George Costanza: "Jerry, just remember, it's not a lie if you believe it."
Today I'm starting a new feature on this blog called "M&A and the Wisdom of Seinfeld." We'll explore some of my favorite quotes from the greatest sitcom of all time, Seinfeld, and how those quotes provide (perhaps unexpected) insights for lawyers and other professionals involved in merger and acquisition transactions.
George Costanza's advice to Jerry Seinfeld (quoted above) which guides Jerry in attempting to fool a lie detector test is a great example of knowledge qualifiers and how they can be used in an M&A agreement.
Among the most negotiated portion of any M&A transaction agreement is the representations and warranties section. The buyer typically asks the seller to provide a laundry list of promises (i.e., to represent and warrant) that certain facts are true about the seller's company. For example, the buyer might ask the seller to promise that the seller's company has complied with all applicable environmental laws. The seller might strike that representation from the initial draft of the M&A agreement arguing: "I'm pretty sure I haven't violated any environmental laws, but what if it turns out that I have - I don't want the buyer to be able to sue me or to walk from the deal if the buyer's due diligence activities identify an environmental issue that I never even knew about." The buyer might be sympathetic to the seller's concerns, but the buyer wants the seller to disclose any environmental issues known to the seller. Thus, the parties might compromise by changing the representation to read something like: "To the best of seller's knowledge, the company has complied with all environmental laws."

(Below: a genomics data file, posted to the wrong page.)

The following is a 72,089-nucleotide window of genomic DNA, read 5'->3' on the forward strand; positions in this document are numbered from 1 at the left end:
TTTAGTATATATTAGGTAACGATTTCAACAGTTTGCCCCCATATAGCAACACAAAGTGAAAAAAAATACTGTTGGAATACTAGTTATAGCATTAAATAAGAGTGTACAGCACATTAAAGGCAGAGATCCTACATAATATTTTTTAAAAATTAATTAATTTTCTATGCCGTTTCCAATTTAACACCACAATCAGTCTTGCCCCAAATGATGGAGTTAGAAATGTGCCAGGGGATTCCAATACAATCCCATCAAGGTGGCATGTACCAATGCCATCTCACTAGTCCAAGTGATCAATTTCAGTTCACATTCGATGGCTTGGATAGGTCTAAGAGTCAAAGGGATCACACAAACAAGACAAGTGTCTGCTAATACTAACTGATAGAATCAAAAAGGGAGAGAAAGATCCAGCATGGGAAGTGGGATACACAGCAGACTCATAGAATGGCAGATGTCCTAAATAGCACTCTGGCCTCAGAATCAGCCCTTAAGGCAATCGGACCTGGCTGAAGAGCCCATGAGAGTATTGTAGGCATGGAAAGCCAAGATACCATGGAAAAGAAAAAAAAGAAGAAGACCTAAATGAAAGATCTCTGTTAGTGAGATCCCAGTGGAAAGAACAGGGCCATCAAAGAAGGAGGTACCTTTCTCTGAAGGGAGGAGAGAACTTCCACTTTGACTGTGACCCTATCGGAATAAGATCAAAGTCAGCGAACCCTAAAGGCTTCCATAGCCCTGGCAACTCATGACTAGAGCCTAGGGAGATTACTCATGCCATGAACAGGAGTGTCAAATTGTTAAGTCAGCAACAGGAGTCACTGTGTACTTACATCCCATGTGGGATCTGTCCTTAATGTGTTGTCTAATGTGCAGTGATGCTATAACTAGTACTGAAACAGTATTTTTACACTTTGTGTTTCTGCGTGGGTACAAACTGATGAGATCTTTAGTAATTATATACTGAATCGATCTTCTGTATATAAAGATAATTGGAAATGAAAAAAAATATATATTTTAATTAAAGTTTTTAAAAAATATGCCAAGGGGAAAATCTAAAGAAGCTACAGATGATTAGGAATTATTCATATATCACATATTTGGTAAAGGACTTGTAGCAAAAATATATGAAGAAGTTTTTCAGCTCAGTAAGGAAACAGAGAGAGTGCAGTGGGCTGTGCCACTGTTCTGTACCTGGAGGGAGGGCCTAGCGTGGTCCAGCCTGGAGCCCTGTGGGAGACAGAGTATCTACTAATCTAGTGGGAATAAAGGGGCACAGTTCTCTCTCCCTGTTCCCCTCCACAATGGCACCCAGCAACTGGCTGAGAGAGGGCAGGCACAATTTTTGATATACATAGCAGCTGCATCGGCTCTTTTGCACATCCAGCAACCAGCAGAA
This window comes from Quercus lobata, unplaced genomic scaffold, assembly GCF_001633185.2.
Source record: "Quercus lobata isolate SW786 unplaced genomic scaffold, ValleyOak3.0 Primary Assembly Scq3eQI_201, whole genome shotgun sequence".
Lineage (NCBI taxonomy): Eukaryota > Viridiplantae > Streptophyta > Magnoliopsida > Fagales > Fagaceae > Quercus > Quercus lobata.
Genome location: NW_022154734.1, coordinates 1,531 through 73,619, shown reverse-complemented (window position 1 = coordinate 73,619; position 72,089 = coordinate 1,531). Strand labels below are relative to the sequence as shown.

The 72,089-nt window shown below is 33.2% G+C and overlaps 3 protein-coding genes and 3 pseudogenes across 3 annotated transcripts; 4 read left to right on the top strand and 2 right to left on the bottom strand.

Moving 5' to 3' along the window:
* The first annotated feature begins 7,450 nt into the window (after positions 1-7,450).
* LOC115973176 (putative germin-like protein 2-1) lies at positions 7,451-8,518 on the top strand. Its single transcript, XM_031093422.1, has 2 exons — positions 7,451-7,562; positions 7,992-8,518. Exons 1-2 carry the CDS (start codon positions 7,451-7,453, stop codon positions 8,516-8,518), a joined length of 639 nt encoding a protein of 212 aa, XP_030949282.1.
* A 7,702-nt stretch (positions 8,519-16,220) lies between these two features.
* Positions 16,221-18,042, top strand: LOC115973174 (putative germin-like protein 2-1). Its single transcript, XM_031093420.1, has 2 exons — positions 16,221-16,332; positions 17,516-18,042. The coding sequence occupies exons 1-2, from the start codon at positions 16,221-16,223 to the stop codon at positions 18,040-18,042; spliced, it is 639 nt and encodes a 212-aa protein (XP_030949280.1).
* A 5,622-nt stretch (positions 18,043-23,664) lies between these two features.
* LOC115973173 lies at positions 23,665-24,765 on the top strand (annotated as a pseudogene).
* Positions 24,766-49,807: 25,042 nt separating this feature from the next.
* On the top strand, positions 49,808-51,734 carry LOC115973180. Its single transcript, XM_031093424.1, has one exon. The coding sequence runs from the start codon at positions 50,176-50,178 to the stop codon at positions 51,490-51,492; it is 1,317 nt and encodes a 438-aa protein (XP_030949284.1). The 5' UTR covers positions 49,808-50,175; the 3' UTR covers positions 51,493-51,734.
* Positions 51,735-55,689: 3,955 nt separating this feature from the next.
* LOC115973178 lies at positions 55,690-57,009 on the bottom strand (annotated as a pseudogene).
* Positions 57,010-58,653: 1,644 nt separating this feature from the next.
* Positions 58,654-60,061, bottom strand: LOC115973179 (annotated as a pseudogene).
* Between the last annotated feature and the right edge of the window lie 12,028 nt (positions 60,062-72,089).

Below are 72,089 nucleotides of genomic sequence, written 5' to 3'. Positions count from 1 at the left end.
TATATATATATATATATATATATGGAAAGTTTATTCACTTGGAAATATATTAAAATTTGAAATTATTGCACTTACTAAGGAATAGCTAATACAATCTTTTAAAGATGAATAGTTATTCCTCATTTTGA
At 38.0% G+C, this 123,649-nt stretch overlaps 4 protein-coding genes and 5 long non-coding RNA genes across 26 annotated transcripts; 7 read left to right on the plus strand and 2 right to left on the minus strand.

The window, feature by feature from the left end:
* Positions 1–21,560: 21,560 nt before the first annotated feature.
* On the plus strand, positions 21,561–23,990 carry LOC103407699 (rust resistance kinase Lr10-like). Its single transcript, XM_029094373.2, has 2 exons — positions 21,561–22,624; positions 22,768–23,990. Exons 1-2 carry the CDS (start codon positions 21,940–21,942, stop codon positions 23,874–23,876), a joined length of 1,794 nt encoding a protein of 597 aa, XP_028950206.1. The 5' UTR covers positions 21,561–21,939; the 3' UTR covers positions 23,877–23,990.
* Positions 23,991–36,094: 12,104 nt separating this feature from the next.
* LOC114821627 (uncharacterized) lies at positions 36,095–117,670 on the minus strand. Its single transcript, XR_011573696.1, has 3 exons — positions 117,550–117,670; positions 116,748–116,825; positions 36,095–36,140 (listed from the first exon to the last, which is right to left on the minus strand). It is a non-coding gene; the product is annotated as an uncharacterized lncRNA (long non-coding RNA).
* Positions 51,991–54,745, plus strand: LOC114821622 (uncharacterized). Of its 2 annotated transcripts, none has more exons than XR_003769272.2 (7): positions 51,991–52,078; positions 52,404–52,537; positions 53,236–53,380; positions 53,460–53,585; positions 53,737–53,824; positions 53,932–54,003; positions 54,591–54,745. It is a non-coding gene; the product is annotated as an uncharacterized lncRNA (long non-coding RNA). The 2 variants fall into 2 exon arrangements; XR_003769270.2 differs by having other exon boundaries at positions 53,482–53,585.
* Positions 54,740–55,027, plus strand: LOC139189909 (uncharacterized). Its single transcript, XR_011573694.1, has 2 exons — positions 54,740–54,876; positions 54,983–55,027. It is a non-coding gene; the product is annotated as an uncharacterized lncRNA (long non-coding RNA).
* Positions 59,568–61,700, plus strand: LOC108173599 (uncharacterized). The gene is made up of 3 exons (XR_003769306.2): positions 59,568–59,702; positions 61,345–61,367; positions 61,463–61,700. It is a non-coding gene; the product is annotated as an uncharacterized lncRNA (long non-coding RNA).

Notice how George's maxim "It's not a lie if you believe it" comes into play here. If the seller truly believes that the seller's company has complied with all environmental laws, even if as a matter of fact the seller's company has violated dozens of environmental laws, the seller will not be liable under the knowledge qualified representation at the end of the previous paragraph.
Of course, just because the parties have agreed to include a knowledge qualifier doesn't mean the matter is completely resolved. The buyer might insist that "knowledge" of the seller should include a duty to reasonably investigate the truth of the underlying representation before the seller can rely upon the knowledge qualifier. On the other hand, the seller might argue that "knowledge" of the seller should mean only the seller's "actual knowledge," without any duty to investigate. The parties might also argue who's "knowledge" should be deemed to be included in the definition of seller's knowledge. For example, what if a low level employee of the seller's company knew the company had violated environmental laws, but that employee never reported the violation to the seller's company's officers and/or directors - should the seller be deemed to know about anything any of the seller's company's employees knew or only a handful of the seller's company's most senior executives?
As you can see, there are many issued to be considered and resolved regarding knowledge qualifiers before one can accurately state that "It's not a lie if you believe it."
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